Saint-Saëns: child prodigy and cosmopolitan

Charles-Camille Saint-Saëns, 1835-1921

100 years ago, on 16 December 1921, the French composer Chales-Camille Saint-Saens died in Algiers. At the time, he was considered a child prodigy, having written his first composition for piano at the age of four and causing a sensation at five by playing a Beethoven sonata. Today, Saint-Saens is considered one of the greatest French musicians of the 19th century, alongside the completely different Berlioz. Translated with (free version)

The composer was born in Paris on 9 October 1835. His mother was a watercolour painter, his father a poet, chansonier and dramatist. But just three months after Camille’s birth, his father died of consumption. He received his musical training on the piano and organ, and his patrons and teachers were numerous. At the age of six, he began studying Latin, Greek and mathematics alongside music.

As a child prodigy, he carried music within himself, identified with it and used it like a mother tongue. Partially self-taught, of intellectual independence and an incessant thirst for knowledge, he possessed a comprehensive knowledge of the music of all countries and all times. Whenever he ventured to write new material, he visited the countries the libretto was about. Thus he travelled to almost all the countries of Europe and North Africa, and at the turn of the century ships carried him to South and North America.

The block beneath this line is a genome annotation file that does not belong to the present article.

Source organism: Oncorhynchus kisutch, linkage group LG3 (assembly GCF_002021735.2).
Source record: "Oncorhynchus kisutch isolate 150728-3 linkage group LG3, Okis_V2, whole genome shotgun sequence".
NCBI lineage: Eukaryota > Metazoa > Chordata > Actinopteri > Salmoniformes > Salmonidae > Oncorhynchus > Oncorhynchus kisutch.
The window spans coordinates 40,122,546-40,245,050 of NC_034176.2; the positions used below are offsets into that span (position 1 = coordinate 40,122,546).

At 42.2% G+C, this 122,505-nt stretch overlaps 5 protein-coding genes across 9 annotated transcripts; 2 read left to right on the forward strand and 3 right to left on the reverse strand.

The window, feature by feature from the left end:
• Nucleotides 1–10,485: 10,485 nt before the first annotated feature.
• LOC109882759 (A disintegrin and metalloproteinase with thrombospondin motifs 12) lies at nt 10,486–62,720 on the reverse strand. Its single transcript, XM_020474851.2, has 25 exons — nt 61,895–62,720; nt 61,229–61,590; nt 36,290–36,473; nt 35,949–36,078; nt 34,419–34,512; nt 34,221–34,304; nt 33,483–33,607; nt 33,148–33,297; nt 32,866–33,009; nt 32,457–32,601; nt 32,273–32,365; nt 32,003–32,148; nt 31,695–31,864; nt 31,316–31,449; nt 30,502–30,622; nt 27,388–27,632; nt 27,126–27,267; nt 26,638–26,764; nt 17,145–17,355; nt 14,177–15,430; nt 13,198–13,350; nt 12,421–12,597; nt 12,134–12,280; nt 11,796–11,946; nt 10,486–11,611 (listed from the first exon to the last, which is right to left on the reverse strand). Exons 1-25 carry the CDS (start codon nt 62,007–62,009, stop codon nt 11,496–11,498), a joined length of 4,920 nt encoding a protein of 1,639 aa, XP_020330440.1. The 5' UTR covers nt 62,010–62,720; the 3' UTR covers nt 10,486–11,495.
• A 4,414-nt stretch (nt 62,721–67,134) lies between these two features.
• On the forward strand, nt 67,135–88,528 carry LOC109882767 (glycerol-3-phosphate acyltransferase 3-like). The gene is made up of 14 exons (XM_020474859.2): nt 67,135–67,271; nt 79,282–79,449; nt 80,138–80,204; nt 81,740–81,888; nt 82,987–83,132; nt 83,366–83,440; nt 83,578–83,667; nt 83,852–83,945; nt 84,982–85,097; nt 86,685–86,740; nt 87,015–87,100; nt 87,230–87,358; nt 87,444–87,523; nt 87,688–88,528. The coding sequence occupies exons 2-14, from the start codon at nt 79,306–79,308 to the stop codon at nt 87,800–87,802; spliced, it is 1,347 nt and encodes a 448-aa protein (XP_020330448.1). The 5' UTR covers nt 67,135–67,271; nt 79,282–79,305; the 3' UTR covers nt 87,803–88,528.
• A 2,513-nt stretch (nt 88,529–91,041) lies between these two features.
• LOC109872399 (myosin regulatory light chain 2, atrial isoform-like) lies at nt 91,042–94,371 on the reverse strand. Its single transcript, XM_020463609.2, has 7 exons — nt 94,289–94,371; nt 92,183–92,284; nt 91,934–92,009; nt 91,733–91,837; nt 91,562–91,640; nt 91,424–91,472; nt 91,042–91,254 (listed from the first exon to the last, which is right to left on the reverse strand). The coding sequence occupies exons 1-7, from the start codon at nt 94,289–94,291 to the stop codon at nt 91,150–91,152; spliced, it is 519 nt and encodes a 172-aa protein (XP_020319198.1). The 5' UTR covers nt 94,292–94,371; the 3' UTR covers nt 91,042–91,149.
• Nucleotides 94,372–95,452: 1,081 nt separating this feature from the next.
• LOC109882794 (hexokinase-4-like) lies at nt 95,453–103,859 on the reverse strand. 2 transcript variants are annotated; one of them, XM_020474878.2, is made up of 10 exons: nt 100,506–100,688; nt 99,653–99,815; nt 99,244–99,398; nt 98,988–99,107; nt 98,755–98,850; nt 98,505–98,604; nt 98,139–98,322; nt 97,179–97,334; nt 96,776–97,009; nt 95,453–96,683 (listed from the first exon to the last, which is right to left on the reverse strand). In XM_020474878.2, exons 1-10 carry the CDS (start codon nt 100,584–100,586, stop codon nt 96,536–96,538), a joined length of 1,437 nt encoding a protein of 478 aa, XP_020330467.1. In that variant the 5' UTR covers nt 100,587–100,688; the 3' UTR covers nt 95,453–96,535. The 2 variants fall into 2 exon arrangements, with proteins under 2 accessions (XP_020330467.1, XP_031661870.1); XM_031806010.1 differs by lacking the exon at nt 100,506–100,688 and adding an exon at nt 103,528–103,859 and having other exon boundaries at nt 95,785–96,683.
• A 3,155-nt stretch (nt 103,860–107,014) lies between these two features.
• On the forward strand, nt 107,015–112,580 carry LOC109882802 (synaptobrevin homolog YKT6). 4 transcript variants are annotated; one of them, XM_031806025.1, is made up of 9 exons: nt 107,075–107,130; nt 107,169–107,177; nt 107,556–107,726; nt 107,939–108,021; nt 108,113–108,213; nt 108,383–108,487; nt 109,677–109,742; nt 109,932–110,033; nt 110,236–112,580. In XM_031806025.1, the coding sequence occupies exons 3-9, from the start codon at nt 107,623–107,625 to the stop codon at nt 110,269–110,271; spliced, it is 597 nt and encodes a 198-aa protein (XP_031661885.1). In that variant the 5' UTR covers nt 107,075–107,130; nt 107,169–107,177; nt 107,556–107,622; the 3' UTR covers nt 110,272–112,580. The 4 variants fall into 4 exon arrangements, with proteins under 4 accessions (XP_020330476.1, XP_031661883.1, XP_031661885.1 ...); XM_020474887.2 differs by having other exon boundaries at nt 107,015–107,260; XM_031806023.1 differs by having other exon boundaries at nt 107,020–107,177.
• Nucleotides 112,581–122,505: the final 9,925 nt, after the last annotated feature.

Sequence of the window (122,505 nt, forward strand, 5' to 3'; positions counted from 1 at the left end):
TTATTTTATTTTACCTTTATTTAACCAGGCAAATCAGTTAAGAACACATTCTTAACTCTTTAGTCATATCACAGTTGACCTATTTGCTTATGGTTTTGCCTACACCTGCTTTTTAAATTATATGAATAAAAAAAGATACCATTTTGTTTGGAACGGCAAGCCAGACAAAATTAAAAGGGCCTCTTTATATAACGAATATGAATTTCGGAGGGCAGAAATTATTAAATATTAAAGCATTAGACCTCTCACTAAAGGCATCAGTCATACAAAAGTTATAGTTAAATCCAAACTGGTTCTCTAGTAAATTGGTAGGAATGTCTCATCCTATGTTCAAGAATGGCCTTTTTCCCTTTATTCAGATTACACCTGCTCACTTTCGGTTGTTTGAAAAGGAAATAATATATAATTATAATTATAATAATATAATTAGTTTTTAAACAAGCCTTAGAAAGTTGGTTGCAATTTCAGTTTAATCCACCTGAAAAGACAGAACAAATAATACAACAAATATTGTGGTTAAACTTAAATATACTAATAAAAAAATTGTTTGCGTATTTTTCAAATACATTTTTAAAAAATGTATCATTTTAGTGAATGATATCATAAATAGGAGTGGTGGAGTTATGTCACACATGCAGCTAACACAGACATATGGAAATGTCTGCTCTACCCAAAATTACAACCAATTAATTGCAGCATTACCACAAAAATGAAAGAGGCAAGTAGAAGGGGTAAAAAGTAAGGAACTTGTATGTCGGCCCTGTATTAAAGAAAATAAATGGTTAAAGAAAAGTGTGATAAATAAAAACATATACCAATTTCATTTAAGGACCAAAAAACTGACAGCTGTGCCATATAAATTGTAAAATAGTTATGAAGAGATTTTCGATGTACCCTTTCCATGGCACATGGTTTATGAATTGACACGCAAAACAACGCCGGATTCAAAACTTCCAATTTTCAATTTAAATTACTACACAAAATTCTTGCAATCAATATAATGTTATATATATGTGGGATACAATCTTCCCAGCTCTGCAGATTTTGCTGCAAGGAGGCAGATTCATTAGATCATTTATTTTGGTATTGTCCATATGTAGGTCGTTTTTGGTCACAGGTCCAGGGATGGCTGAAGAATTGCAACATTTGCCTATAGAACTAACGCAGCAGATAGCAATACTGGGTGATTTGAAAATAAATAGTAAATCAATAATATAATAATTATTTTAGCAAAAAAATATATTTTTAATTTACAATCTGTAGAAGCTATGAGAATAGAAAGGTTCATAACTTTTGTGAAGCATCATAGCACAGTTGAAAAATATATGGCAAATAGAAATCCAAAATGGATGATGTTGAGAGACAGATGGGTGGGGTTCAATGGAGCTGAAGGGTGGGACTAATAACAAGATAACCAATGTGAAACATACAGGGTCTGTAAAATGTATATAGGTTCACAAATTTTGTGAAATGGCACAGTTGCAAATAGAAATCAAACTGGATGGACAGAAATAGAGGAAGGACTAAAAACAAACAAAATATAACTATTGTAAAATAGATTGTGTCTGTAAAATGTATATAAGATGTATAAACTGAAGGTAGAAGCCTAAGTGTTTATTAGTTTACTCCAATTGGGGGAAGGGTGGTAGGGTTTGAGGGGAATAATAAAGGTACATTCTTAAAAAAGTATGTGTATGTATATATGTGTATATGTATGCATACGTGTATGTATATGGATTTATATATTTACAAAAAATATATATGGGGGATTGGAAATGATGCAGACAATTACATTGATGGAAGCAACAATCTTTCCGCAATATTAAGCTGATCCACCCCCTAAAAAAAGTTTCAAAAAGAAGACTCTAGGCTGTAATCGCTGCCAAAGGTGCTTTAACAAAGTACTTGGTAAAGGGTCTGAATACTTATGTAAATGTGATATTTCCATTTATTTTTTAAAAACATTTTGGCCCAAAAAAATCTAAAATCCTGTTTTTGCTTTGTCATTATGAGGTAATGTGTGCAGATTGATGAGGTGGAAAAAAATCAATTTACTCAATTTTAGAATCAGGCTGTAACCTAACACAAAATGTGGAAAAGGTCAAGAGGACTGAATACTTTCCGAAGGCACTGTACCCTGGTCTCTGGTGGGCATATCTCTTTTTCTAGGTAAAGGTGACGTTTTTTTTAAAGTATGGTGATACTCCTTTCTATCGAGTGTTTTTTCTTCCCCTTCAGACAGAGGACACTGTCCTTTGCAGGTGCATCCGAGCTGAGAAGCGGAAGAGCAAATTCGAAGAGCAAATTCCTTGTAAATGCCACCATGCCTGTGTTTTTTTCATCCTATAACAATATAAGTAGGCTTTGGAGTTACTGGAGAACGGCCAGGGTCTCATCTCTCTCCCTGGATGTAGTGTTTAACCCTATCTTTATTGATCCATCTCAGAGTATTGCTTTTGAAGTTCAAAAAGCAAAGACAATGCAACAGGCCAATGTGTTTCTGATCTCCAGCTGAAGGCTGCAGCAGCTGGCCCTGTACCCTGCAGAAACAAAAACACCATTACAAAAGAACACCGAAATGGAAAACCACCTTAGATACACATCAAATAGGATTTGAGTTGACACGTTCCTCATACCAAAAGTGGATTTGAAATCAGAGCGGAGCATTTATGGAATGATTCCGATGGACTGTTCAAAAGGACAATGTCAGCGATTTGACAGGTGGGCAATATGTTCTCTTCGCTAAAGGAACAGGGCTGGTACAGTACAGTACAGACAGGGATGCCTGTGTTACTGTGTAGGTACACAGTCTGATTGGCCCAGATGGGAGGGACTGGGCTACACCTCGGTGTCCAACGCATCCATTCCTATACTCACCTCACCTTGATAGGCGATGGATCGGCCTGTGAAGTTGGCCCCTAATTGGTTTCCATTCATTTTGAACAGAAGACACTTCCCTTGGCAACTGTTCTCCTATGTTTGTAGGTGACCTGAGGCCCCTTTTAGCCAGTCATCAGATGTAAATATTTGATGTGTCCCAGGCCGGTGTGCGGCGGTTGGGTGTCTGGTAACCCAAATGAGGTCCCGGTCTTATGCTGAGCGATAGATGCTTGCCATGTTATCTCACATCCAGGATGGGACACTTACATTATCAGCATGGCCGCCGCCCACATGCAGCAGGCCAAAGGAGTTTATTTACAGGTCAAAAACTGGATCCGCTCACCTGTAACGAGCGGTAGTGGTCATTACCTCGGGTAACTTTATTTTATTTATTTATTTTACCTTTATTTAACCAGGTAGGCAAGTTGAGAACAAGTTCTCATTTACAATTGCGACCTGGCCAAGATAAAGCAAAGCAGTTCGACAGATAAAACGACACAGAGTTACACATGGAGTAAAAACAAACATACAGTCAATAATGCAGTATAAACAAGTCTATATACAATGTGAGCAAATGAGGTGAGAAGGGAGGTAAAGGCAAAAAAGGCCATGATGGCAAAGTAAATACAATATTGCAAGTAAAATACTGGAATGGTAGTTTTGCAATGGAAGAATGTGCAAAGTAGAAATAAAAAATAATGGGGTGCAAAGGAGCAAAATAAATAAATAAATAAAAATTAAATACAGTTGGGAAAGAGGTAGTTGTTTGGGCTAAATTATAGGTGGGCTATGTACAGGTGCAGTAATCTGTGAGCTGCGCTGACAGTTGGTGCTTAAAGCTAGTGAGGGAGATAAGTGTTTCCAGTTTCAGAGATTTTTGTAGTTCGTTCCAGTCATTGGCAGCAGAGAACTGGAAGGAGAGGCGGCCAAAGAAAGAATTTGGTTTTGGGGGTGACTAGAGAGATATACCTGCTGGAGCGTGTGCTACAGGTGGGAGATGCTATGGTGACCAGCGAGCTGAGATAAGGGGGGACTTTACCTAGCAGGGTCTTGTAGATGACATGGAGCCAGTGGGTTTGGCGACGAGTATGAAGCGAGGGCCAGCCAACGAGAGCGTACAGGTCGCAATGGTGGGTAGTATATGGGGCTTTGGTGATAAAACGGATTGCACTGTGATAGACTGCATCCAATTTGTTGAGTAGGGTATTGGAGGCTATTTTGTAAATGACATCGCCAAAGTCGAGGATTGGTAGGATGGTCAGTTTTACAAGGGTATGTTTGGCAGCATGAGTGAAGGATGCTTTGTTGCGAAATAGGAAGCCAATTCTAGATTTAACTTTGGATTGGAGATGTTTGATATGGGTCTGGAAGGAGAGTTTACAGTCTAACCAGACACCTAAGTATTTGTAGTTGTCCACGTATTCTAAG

Appreciated by artists, understood by the public, acclaimed by the masses, showered with praise abroad, bestowed with public honours, Saint-Saens was at the peak of his life when, decorated with the Grand Cross of the Legion of Honour, he died in Algiers on 16 December 1921.

Works for Symphonic Wind Orchestra

Works for chamber, string and symphony orchestra

Works for ensembles

Works for soloists, pedagogical works

Works for Choir

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